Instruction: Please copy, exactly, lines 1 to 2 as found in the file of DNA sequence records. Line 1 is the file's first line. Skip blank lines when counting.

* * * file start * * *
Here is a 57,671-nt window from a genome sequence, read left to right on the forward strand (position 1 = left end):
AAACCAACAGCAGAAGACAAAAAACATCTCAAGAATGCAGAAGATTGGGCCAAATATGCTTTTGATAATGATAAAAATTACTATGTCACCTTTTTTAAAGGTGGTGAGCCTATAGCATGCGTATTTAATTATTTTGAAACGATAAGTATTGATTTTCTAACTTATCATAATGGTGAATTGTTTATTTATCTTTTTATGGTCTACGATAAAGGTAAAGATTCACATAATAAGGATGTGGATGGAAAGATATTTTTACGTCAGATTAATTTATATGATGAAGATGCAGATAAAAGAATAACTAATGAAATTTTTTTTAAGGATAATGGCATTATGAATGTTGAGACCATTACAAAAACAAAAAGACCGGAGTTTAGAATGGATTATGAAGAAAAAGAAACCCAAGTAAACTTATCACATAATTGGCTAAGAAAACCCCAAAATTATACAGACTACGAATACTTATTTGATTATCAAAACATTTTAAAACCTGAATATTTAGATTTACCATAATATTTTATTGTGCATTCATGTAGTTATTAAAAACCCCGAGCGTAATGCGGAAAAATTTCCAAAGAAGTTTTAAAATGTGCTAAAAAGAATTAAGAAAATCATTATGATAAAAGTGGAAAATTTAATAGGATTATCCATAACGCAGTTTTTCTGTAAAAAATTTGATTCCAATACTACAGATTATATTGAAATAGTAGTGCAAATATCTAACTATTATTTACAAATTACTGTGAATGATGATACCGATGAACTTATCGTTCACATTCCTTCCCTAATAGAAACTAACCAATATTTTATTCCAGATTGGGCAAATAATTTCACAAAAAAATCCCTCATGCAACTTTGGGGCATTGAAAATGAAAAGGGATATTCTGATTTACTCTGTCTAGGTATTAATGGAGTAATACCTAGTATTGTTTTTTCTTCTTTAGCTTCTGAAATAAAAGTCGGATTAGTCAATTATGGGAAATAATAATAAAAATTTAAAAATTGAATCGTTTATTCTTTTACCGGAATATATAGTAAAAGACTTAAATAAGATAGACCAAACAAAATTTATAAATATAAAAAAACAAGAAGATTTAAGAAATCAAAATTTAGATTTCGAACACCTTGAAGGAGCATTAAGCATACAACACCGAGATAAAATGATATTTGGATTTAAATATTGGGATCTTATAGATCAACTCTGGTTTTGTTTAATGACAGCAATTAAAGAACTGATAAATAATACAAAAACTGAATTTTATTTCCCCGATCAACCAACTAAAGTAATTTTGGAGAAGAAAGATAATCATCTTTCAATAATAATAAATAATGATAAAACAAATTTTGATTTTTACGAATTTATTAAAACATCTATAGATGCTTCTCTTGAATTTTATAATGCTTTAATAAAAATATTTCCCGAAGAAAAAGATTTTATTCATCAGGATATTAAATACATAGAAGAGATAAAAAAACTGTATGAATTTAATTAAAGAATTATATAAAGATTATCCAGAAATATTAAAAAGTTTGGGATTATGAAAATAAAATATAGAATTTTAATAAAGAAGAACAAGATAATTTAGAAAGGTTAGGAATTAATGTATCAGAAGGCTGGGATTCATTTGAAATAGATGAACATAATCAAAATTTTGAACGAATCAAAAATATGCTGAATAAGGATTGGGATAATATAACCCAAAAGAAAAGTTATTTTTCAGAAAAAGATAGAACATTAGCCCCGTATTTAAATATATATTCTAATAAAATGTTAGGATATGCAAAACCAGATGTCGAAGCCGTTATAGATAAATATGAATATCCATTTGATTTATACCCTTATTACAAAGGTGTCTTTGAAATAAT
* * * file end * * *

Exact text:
Here is a 57,671-nt window from a genome sequence, read left to right on the forward strand (position 1 = left end):
AAACCAACAGCAGAAGACAAAAAACATCTCAAGAATGCAGAAGATTGGGCCAAATATGCTTTTGATAATGATAAAAATTACTATGTCACCTTTTTTAAAGGTGGTGAGCCTATAGCATGCGTATTTAATTATTTTGAAACGATAAGTATTGATTTTCTAACTTATCATAATGGTGAATTGTTTATTTATCTTTTTATGGTCTACGATAAAGGTAAAGATTCACATAATAAGGATGTGGATGGAAAGATATTTTTACGTCAGATTAATTTATATGATGAAGATGCAGATAAAAGAATAACTAATGAAATTTTTTTTAAGGATAATGGCATTATGAATGTTGAGACCATTACAAAAACAAAAAGACCGGAGTTTAGAATGGATTATGAAGAAAAAGAAACCCAAGTAAACTTATCACATAATTGGCTAAGAAAACCCCAAAATTATACAGACTACGAATACTTATTTGATTATCAAAACATTTTAAAACCTGAATATTTAGATTTACCATAATATTTTATTGTGCATTCATGTAGTTATTAAAAACCCCGAGCGTAATGCGGAAAAATTTCCAAAGAAGTTTTAAAATGTGCTAAAAAGAATTAAGAAAATCATTATGATAAAAGTGGAAAATTTAATAGGATTATCCATAACGCAGTTTTTCTGTAAAAAATTTGATTCCAATACTACAGATTATATTGAAATAGTAGTGCAAATATCTAACTATTATTTACAAATTACTGTGAATGATGATACCGATGAACTTATCGTTCACATTCCTTCCCTAATAGAAACTAACCAATATTTTATTCCAGATTGGGCAAATAATTTCACAAAAAAATCCCTCATGCAACTTTGGGGCATTGAAAATGAAAAGGGATATTCTGATTTACTCTGTCTAGGTATTAATGGAGTAATACCTAGTATTGTTTTTTCTTCTTTAGCTTCTGAAATAAAAGTCGGATTAGTCAATTATGGGAAATAATAATAAAAATTTAAAAATTGAATCGTTTATTCTTTTACCGGAATATATAGTAAAAGACTTAAATAAGATAGACCAAACAAAATTTATAAATATAAAAAAACAAGAAGATTTAAGAAATCAAAATTTAGATTTCGAACACCTTGAAGGAGCATTAAGCATACAACACCGAGATAAAATGATATTTGGATTTAAATATTGGGATCTTATAGATCAACTCTGGTTTTGTTTAATGACAGCAATTAAAGAACTGATAAATAATACAAAAACTGAATTTTATTTCCCCGATCAACCAACTAAAGTAATTTTGGAGAAGAAAGATAATCATCTTTCAATAATAATAAATAATGATAAAACAAATTTTGATTTTTACGAATTTATTAAAACATCTATAGATGCTTCTCTTGAATTTTATAATGCTTTAATAAAAATATTTCCCGAAGAAAAAGATTTTATTCATCAGGATATTAAATACATAGAAGAGATAAAAAAACTGTATGAATTTAATTAAAGAATTATATAAAGATTATCCAGAAATATTAAAAAGTTTGGGATTATGAAAATAAAATATAGAATTTTAATAAAGAAGAACAAGATAATTTAGAAAGGTTAGGAATTAATGTATCAGAAGGCTGGGATTCATTTGAAATAGATGAACATAATCAAAATTTTGAACGAATCAAAAATATGCTGAATAAGGATTGGGATAATATAACCCAAAAGAAAAGTTATTTTTCAGAAAAAGATAGAACATTAGCCCCGTATTTAAATATATATTCTAATAAAATGTTAGGATATGCAAAACCAGATGTCGAAGCCGTTATAGATAAATATGAATATCCATTTGATTTATACCCTTATTACAAAGGTGTCTTTGAAATAAT